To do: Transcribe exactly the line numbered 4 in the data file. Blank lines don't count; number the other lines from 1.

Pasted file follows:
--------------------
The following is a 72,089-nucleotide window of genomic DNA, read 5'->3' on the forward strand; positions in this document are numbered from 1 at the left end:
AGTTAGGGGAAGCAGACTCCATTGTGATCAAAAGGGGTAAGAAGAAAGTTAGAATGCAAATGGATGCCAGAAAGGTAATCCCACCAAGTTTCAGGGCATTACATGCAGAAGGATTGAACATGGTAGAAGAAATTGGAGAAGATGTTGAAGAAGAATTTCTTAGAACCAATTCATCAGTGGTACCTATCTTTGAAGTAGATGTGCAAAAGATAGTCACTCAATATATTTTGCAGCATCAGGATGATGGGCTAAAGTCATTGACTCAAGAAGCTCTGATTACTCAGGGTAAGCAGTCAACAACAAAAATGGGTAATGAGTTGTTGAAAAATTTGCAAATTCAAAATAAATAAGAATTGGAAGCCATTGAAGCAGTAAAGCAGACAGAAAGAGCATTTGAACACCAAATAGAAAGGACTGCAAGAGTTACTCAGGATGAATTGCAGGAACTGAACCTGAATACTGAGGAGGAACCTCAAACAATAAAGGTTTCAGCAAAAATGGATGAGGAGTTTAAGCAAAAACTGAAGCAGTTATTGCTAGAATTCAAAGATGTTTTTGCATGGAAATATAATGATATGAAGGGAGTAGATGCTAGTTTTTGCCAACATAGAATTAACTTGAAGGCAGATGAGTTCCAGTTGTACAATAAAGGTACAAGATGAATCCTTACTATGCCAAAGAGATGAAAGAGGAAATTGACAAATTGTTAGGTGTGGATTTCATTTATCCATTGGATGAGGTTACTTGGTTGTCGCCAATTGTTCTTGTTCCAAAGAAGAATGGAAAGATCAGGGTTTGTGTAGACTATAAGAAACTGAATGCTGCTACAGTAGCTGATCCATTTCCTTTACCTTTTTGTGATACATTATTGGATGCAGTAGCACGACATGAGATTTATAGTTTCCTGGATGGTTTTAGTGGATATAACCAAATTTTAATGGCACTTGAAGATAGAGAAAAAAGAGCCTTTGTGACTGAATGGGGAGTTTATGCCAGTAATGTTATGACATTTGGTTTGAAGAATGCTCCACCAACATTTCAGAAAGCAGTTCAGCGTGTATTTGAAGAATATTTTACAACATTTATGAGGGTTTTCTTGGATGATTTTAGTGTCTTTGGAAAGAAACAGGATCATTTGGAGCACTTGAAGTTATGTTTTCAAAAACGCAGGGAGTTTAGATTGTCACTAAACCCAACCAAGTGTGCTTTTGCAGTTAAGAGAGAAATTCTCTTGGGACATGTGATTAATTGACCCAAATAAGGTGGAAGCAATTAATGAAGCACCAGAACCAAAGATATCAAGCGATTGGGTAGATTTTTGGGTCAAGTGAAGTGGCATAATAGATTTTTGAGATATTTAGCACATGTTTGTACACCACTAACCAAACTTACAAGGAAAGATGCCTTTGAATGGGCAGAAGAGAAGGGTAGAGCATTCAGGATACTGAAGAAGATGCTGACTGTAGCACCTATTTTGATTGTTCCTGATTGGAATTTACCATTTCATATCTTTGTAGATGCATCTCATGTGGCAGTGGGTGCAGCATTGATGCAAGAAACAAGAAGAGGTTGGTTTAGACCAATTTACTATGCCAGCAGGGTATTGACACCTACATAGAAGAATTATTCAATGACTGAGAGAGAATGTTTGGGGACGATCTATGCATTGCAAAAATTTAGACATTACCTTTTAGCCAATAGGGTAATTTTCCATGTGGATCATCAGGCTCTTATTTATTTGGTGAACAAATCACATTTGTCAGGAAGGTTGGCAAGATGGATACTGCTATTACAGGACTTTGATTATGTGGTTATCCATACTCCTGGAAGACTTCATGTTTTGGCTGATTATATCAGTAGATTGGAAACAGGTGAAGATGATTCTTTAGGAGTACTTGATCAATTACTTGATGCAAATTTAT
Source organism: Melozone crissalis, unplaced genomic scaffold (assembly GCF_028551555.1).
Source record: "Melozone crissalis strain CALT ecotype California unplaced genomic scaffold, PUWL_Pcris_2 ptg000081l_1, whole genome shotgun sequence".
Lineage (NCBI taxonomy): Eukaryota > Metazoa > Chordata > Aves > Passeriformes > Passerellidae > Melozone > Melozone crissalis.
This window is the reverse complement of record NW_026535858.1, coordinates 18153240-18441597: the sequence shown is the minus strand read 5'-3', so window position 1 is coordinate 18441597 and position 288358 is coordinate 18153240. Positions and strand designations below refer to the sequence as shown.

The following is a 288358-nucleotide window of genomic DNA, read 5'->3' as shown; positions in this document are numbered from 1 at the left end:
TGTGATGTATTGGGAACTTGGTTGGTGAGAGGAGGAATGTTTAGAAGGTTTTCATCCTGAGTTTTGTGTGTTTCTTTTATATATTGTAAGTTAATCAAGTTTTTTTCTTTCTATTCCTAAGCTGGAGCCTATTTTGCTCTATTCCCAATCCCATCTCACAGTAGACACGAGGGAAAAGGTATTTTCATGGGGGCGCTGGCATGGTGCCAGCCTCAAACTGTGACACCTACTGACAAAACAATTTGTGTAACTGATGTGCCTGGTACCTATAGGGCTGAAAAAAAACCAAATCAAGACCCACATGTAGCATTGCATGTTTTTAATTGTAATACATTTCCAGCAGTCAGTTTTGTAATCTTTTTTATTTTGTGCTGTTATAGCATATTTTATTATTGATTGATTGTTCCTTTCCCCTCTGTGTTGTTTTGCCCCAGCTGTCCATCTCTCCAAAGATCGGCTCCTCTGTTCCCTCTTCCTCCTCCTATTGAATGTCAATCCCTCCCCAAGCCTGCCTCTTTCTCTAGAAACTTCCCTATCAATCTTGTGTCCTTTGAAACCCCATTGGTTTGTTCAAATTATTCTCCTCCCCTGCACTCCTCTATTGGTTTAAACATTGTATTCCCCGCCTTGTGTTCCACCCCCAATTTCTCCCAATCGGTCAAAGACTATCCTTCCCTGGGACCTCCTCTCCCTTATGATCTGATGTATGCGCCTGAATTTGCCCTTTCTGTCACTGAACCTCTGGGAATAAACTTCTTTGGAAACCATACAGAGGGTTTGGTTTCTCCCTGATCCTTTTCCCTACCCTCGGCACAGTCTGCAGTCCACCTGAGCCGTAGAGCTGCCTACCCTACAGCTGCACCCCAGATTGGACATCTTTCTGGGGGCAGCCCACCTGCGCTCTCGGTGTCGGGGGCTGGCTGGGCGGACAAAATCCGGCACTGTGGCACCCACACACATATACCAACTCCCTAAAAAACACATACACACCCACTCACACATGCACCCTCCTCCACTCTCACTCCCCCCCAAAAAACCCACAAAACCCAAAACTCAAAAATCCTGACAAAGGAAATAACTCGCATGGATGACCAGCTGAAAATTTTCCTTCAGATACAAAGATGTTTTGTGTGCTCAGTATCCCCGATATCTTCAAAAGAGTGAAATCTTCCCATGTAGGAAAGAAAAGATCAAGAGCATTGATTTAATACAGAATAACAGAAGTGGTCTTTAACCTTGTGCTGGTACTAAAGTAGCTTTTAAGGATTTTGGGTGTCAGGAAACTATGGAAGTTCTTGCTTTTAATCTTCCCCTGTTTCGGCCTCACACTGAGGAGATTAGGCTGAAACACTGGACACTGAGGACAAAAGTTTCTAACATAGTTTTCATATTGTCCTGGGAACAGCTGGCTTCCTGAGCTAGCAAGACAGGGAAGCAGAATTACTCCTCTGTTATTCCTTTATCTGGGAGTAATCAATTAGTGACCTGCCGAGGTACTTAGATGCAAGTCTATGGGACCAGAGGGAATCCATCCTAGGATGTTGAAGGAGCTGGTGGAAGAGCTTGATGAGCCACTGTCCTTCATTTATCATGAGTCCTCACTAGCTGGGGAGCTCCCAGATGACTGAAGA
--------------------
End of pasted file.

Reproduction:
Source record: "Melozone crissalis strain CALT ecotype California unplaced genomic scaffold, PUWL_Pcris_2 ptg000081l_1, whole genome shotgun sequence".